How to Get an Early Start on Your Child’s Dental Care


good-dental-care-young-childs-teeth

As we are fast learning, trying to brush a toddler’s teeth is easier said than done.  My first comment to parents with a concern about the health of their young child’s teeth is that it all begins with proper nutrition. I often call vegetables “Mother Nature’s Toothbrush.” I strongly urge parents to feed their kids REAL FOOD and to avoid artificial and processed foods as much as possible. That being said, brushing their teeth is an important habit of building early on. 

A baby’s 20 primary teeth are already present in the jaws at birth. Those baby teeth that begin coming through the gums around six months help set the stage for future smiles by keeping space in the jaw for adult teeth. Start your child off with good dental care and help protect their teeth for decades to come. Here’s how:

  • Begin cleaning your baby’s mouth during the first few days after birth by wiping the gums with a clean, moist gauze pad or washcloth. As soon as teeth appear, decay can occur. A baby’s front four teeth usually push through the gums at about six months of age, although some children don’t have their first tooth until 12 or 14 months.

Until you’re comfortable that your child can brush on his or her own, continue to brush your child’s teeth twice a day with a child-size toothbrush and a pea-sized amount of fluoride toothpaste. When your child has two teeth that touch, you should begin flossing their teeth daily.

  • For children younger than three years, caregivers should start brushing children’s teeth as soon as they begin to come into the mouth by using fluoride toothpaste in an amount no more than a smear or the size of a grain of rice. Brush teeth thoroughly twice per day (morning and night) or as directed by a dentist or physician.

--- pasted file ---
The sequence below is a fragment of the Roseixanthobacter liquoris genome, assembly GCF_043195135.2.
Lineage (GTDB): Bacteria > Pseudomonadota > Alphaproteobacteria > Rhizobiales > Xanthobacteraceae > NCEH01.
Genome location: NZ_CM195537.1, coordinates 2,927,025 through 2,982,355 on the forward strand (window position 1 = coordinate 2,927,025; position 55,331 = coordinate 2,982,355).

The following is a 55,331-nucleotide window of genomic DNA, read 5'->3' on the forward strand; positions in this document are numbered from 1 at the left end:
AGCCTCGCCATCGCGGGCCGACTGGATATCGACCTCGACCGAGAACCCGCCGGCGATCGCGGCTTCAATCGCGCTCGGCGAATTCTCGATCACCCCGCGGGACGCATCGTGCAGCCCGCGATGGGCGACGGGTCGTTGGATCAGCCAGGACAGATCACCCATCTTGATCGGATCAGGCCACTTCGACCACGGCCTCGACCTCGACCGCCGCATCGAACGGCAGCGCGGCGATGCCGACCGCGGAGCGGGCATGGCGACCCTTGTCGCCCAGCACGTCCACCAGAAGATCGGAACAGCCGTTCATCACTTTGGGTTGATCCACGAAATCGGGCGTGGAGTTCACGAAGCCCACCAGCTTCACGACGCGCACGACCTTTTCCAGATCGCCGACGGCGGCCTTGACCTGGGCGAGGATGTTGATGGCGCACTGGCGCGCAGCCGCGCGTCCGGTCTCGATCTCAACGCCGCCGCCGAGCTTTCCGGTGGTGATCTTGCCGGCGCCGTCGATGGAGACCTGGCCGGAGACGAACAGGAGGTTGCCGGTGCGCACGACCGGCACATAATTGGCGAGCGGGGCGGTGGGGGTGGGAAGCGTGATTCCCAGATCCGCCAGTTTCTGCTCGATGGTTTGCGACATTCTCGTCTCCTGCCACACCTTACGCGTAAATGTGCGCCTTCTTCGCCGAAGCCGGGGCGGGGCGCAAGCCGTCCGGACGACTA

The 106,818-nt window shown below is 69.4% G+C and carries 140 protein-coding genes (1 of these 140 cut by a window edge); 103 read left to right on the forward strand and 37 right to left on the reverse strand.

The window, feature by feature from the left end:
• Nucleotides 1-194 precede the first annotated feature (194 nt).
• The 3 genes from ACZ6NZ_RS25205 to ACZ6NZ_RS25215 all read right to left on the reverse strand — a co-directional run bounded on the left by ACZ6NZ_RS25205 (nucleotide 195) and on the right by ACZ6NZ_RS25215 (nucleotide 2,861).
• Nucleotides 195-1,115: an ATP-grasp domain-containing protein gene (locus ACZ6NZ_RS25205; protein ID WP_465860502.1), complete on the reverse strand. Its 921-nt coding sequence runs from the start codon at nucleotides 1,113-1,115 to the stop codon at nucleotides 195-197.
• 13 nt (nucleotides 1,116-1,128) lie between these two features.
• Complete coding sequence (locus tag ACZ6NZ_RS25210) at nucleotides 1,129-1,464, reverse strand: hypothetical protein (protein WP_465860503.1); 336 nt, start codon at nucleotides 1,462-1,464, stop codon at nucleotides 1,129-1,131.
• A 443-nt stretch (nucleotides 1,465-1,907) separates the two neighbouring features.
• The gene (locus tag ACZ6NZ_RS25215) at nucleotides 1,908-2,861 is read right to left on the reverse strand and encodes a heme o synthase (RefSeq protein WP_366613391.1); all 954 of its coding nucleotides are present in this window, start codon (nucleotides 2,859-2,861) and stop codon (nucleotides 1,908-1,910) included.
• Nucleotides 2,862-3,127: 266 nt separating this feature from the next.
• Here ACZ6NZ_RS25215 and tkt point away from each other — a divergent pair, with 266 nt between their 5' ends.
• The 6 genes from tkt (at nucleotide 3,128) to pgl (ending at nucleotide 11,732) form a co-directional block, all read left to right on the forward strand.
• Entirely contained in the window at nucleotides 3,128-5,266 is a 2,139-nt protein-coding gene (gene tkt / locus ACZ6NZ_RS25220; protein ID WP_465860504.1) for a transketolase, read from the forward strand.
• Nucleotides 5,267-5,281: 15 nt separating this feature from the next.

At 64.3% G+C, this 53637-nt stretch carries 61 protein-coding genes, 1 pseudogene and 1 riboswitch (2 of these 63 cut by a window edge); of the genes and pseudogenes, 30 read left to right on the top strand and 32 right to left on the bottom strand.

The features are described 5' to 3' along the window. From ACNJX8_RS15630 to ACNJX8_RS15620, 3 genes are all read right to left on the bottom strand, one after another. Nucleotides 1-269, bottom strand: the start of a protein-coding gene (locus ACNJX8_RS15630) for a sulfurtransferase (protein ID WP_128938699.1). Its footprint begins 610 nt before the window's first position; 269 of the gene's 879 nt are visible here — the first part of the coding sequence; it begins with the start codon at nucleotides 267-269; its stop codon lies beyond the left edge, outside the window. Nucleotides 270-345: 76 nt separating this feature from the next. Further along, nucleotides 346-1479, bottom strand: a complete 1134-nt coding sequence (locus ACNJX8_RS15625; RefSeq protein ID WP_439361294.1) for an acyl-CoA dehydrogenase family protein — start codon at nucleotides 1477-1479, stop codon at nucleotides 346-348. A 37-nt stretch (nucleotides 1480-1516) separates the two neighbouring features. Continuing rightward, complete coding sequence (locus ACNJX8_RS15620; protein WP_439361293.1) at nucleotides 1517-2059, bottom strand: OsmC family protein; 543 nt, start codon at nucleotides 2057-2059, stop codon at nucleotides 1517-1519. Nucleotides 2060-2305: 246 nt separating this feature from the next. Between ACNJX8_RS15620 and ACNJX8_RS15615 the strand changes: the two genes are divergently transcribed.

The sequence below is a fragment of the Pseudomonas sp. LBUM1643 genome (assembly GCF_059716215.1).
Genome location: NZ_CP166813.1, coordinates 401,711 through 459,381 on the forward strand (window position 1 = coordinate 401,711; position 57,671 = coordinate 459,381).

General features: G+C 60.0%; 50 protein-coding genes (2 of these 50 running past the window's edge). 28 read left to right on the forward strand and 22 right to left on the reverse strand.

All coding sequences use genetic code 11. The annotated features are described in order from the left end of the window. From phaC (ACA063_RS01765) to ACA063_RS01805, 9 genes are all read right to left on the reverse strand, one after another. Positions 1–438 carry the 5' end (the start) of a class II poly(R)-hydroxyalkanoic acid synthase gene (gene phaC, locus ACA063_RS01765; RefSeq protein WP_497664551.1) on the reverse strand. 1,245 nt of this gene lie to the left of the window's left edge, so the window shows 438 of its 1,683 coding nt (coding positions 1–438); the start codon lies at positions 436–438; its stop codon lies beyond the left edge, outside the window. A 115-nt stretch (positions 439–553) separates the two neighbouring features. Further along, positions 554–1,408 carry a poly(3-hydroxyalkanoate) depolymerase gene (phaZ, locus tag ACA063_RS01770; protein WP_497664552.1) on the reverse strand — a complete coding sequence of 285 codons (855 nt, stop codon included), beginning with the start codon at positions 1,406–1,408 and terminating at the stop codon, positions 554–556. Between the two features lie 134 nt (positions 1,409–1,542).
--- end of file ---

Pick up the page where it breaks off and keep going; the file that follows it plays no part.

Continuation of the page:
Supervise children brushing teeth to ensure that they use the appropriate amount of toothpaste. Some parents might want to try a new model – the 360-degree toothbrush – that allows the child to chew on or twirl the head and clean their teeth in the process.

  • For children 3 to 6 years of age, use a pea-sized amount of fluoride toothpaste. Brush teeth thoroughly twice per day (morning and night) or as directed by a dentist or physician. Supervise children’s brushing and remind them not to swallow the toothpaste.

All parents want their children to have a healthy smile. Start early with their dental checkups. Help them get to know their dentist and feel comfortable during the regular visits. Ask for advice on any problems you are having with the brushing and flossing home care.

Remember, healthy teeth make your healthy smile!

Dr. Nishan Halim


Nishan Halim, DMD specializes in adult and pediatric restorative and cosmetic dentistry, as well as preventive dentistry, which is at the heart of this Capitol Hill, Washington DC neighborhood dental center. He is committed to helping all his patients maintain healthy and attractive teeth. To find out more schedule an appointment at your convenience.

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